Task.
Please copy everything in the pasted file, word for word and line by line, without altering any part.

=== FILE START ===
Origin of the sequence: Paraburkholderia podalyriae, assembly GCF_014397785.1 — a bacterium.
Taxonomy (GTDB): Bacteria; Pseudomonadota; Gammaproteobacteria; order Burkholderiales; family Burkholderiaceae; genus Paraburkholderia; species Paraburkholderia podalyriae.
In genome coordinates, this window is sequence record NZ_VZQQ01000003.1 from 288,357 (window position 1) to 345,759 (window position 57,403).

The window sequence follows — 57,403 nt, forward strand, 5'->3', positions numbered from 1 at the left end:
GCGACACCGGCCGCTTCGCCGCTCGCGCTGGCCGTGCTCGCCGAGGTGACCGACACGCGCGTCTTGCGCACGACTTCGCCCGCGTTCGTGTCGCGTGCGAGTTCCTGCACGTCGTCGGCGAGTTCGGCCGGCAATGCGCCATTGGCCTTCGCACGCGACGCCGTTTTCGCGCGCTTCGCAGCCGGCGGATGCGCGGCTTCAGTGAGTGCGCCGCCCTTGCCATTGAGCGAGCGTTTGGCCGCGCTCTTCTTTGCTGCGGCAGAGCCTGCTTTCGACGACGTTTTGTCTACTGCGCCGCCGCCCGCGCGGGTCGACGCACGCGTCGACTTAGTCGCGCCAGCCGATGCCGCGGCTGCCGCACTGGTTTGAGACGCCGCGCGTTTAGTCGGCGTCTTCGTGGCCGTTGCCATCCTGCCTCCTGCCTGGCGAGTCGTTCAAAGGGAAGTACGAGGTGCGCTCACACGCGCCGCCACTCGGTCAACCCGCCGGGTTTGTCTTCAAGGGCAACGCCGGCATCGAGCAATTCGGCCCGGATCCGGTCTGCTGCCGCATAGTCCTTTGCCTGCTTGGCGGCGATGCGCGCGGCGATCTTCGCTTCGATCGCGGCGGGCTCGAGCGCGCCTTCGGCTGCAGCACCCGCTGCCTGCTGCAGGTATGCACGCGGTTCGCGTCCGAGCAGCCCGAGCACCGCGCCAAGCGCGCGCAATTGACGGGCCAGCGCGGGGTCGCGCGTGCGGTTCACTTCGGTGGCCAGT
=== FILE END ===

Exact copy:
Origin of the sequence: Paraburkholderia podalyriae, assembly GCF_014397785.1 — a bacterium.
Taxonomy (GTDB): Bacteria; Pseudomonadota; Gammaproteobacteria; order Burkholderiales; family Burkholderiaceae; genus Paraburkholderia; species Paraburkholderia podalyriae.
In genome coordinates, this window is sequence record NZ_VZQQ01000003.1 from 288,357 (window position 1) to 345,759 (window position 57,403).

The window sequence follows — 57,403 nt, forward strand, 5'->3', positions numbered from 1 at the left end:
GCGACACCGGCCGCTTCGCCGCTCGCGCTGGCCGTGCTCGCCGAGGTGACCGACACGCGCGTCTTGCGCACGACTTCGCCCGCGTTCGTGTCGCGTGCGAGTTCCTGCACGTCGTCGGCGAGTTCGGCCGGCAATGCGCCATTGGCCTTCGCACGCGACGCCGTTTTCGCGCGCTTCGCAGCCGGCGGATGCGCGGCTTCAGTGAGTGCGCCGCCCTTGCCATTGAGCGAGCGTTTGGCCGCGCTCTTCTTTGCTGCGGCAGAGCCTGCTTTCGACGACGTTTTGTCTACTGCGCCGCCGCCCGCGCGGGTCGACGCACGCGTCGACTTAGTCGCGCCAGCCGATGCCGCGGCTGCCGCACTGGTTTGAGACGCCGCGCGTTTAGTCGGCGTCTTCGTGGCCGTTGCCATCCTGCCTCCTGCCTGGCGAGTCGTTCAAAGGGAAGTACGAGGTGCGCTCACACGCGCCGCCACTCGGTCAACCCGCCGGGTTTGTCTTCAAGGGCAACGCCGGCATCGAGCAATTCGGCCCGGATCCGGTCTGCTGCCGCATAGTCCTTTGCCTGCTTGGCGGCGATGCGCGCGGCGATCTTCGCTTCGATCGCGGCGGGCTCGAGCGCGCCTTCGGCTGCAGCACCCGCTGCCTGCTGCAGGTATGCACGCGGTTCGCGTCCGAGCAGCCCGAGCACCGCGCCAAGCGCGCGCAATTGACGGGCCAGCGCGGGGTCGCGCGTGCGGTTCACTTCGGTGGCCAGT